marijuana, cannabis, pot, children, childbirth, pregnancy

Child development and valid Marijuana Studies should dispel the fear and propaganda of the drug warriors and prohibitionists, if their goal is truth.

The results from this study show that babies born to marijuana smoking mothers are healthier than those born to their non-smoking peers.

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Prenatal Marijuana Exposure and Neonatal Outcomes in Jamaica: An Ethnographic Study



Although no positive or negative neurobehavioral effects of prenatal exposure were found at 3 days of life using the Brazelton examination, there were significant differences between the exposed and nonexposed neonates at the end of the first month.

Comparing the two groups, the neonates of mothers who used marijuana showed better physiological stability at 1 month and required less examiner facilitation to reach an organized state and become available for social stimulation. The results of the comparison of neonates of the heavy-marijuana-using mothers and those of the nonusing mothers were even more striking. The heavily exposed neonates were more socially responsive and were more autonomically stable at 30 days than their matched counterparts. The quality of their alertness was higher; their motor and autonomic systems were more robust; they were less irritable; they were less likely to demonstrate any imbalance of tone; they needed less examiner facilitation to become organized; they had better self-regulation; and were judged to be more rewarding for caregivers than the neonates of nonusing mothers at 1 month of age.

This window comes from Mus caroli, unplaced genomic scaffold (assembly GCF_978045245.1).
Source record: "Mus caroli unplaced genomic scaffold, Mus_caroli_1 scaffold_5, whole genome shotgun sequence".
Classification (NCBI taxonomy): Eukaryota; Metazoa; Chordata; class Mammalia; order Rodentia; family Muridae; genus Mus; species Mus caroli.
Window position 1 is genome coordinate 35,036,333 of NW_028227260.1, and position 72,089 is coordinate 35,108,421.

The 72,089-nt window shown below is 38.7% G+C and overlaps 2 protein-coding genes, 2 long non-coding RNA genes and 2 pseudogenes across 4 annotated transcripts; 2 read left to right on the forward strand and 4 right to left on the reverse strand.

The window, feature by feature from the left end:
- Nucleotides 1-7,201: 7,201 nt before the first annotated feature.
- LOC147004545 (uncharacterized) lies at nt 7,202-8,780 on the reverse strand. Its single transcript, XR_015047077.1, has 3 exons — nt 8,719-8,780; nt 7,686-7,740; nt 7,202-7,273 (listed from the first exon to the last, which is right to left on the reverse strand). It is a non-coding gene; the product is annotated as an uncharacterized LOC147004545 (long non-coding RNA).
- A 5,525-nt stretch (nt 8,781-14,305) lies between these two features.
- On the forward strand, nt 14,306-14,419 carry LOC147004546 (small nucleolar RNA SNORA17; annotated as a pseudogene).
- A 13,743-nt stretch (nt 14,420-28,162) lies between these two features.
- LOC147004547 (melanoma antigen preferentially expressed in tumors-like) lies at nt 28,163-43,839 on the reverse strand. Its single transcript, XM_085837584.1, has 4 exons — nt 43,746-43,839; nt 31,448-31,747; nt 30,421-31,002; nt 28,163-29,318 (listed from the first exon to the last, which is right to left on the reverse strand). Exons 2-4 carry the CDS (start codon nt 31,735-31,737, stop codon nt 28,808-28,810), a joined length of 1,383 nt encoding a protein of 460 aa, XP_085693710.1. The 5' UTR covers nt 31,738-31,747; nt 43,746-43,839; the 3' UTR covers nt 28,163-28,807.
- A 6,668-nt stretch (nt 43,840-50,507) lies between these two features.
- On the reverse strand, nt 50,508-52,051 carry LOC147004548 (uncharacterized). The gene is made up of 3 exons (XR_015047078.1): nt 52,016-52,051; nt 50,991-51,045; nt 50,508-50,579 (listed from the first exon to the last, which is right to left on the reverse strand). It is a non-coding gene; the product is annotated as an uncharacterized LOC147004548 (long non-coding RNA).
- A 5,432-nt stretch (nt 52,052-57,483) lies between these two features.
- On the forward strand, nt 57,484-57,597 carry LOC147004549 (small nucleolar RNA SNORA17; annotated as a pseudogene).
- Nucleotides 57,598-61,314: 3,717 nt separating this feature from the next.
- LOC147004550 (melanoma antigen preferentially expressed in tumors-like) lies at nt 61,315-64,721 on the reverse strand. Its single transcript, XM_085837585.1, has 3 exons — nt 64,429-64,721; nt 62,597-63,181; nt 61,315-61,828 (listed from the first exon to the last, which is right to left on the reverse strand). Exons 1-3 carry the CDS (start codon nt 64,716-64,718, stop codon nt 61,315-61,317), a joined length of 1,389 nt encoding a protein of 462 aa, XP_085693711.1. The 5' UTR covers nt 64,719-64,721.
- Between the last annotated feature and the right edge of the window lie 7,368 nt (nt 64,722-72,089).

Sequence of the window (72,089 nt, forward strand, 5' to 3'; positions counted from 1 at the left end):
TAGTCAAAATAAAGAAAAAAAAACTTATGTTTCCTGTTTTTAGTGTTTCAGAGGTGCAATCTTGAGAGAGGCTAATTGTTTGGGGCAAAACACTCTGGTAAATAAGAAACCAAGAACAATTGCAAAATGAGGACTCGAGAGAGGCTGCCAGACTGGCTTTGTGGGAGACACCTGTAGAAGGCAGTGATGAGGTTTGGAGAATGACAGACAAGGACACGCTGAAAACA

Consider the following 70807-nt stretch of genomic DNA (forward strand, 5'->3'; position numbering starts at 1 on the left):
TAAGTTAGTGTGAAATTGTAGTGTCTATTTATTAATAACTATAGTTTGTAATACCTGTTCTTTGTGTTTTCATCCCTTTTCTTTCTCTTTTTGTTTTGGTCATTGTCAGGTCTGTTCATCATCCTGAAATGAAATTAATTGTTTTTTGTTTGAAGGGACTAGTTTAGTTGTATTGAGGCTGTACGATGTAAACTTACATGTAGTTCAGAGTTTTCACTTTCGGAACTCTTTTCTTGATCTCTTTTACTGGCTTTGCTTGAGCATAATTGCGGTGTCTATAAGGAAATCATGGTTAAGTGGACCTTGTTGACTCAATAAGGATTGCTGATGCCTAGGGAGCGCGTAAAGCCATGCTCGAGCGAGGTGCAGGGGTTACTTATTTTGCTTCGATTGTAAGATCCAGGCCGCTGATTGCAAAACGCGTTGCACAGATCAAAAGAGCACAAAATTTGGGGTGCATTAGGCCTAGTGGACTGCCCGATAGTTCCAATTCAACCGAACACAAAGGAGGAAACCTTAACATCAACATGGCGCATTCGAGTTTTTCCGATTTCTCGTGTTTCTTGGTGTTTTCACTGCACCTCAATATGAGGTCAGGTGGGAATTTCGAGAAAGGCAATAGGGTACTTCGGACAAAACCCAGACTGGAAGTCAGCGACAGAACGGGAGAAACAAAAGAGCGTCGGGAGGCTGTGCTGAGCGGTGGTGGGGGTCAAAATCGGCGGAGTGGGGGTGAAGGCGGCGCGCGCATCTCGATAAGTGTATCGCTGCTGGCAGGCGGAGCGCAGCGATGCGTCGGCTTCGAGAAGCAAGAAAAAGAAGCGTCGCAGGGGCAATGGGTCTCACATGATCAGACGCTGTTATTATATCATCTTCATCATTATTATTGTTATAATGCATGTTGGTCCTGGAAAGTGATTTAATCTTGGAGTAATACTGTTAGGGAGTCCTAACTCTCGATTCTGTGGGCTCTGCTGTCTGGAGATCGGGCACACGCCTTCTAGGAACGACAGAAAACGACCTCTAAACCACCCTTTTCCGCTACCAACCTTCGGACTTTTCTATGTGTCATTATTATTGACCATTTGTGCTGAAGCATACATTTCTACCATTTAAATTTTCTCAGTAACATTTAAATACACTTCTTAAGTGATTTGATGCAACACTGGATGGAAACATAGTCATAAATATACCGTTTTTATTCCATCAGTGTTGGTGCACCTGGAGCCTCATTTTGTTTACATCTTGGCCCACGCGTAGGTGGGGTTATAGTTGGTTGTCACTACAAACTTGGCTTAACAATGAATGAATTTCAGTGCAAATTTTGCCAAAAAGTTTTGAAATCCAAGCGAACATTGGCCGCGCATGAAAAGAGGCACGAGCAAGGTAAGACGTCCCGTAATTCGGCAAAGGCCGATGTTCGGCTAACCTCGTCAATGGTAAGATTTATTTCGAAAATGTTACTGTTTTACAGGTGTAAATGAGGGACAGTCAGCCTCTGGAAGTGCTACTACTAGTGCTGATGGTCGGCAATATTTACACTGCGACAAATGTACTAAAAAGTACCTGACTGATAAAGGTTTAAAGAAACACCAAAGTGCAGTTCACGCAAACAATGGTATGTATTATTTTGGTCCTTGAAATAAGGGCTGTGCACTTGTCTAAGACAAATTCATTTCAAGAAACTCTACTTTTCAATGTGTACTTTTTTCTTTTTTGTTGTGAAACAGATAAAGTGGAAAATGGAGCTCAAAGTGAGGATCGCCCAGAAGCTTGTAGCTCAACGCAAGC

Marijuana Myths

Lynn Zimmer & Dr. John P. Morgan



Marijuana has been said to interfere with the production of hormones associated with reproduction, causing possible infertility among adult users and delayed sexual development among adolescents.


There is no evidence that marijuana impairs male reproductive functioning. The Jamaican and Costa Rican field studies detected no differences in hormone levels between marijuana users and non-users. In epidemiological surveys of marijuana users, no problems with fertility have emerged as important.